Wed 4 Jul, 2018 03:35 pm
@Setanta,
A whiff of pedantry there.

Machiavelli's work did indeed reflect many of the prevailing views of his time, and some of his own prejudices - as does that of all historians. To say that all such works tell us "far more" about the authors prejudices and "far less " about the subject matter is a ludicrous condemnation of history and rather deceptive.

As I noted Machiavelli's work was based on Livy's Histories of Rome, and to some extent that of Athens. His focus was on the often competing interests of the various classes in the societies he examined and on the structures they created over time to limit some of the excesses caused by each. Human nature was a constant preoccupation in all his writings. His involvements with the politics and interests of his time are undeniable, but there is no concrete reason to believe his conclusions and observations, on the points to which I referred, were particularly tainted by them.

A favorite of his aphorisms from this work is " Men are industrious only out of necessity" .
cicerone imposter
 
  1  
Wed 4 Jul, 2018 04:35 pm
@Walter Hinteler,
15 longest empires in history.
https://www.quora.com/What-has-been-the-longest-running-government-in-history
Yes, I was surprised too!
0 Replies
 
Setanta
 
  1  
Wed 4 Jul, 2018 04:41 pm
@georgeob1,
More than a whiff of pedantry from you--and ham-handed pedantry at that. The history of Titus Livius, Ad Urbe Condita, is largely legendary. The Gauls sacked Rome about 390 BCE, and only the linen rolls at the temple of Jupiter Capitolinus survived, which told Livius who held civic, military and religious offices in each year--everything else was legend. Even Livius did not have a complete, reliable account on which to base his first ten books. Additionally, no complete copy of Ad Urbe Condita exists, nor did any such complete copy exist in the 16th century. Machiavelli's work was necessarily highly interpretive, and as Rousseau noted, was eager to placate the Medici and the church.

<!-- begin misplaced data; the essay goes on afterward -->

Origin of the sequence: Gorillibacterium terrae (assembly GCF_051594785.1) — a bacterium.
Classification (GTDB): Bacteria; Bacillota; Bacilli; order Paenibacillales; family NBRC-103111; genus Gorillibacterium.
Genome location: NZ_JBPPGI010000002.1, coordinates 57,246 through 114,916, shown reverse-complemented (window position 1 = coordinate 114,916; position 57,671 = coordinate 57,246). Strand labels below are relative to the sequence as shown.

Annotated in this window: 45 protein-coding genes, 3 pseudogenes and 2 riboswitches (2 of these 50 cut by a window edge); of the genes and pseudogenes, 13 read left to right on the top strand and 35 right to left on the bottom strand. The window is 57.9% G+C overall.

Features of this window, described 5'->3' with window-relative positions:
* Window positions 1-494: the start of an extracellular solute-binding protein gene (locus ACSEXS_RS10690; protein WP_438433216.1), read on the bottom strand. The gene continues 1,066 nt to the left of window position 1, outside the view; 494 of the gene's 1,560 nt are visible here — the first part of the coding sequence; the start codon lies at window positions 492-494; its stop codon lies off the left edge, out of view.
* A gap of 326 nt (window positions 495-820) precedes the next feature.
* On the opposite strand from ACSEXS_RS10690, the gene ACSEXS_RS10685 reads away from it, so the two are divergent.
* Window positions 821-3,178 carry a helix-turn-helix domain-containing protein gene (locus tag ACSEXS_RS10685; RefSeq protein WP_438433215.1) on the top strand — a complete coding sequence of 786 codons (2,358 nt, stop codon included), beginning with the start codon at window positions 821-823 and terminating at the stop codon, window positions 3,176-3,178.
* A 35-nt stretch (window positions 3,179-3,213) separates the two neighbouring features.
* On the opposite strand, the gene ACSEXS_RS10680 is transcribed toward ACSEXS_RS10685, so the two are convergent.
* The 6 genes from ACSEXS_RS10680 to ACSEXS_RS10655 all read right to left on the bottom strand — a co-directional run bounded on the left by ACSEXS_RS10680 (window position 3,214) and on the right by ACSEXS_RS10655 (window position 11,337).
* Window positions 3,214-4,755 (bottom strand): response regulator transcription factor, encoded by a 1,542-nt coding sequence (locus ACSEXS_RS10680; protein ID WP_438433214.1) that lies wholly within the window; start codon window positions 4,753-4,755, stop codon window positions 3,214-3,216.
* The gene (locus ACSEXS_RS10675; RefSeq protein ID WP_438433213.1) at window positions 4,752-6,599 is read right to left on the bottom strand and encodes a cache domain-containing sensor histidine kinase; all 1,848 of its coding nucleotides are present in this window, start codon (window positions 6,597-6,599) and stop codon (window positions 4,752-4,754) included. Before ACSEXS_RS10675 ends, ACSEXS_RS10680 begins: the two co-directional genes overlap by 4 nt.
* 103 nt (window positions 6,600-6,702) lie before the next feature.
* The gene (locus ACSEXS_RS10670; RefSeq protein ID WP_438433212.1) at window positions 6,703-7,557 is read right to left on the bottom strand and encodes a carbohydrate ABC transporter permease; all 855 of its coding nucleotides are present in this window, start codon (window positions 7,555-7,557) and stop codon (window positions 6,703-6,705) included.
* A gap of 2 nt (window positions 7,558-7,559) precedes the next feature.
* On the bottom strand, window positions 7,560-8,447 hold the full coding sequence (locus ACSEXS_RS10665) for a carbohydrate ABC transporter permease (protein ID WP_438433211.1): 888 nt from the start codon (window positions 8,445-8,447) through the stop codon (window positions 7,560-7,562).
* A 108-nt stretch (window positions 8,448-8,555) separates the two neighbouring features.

When you try pedantry, I suggest you acquire even just a passing familiarity with the material before you begin your typical pontification.
georgeob1
 
  0  
Sun 8 Jul, 2018 06:04 pm
@Setanta,
More distracting pedantry. Machiavelli's observations arose mostly from his knowledge of human nature and the general trajectories of the Athenian and Roman empires. In several respects they were consistent with those of Thucydides on this matter. The lack of a detailed record of the Roman Tarquin age bore little on the merit (or lack thereof, depending on your view) of his writings on this subject. It appears you are looking hard for such disputes. That's your problem, not mine.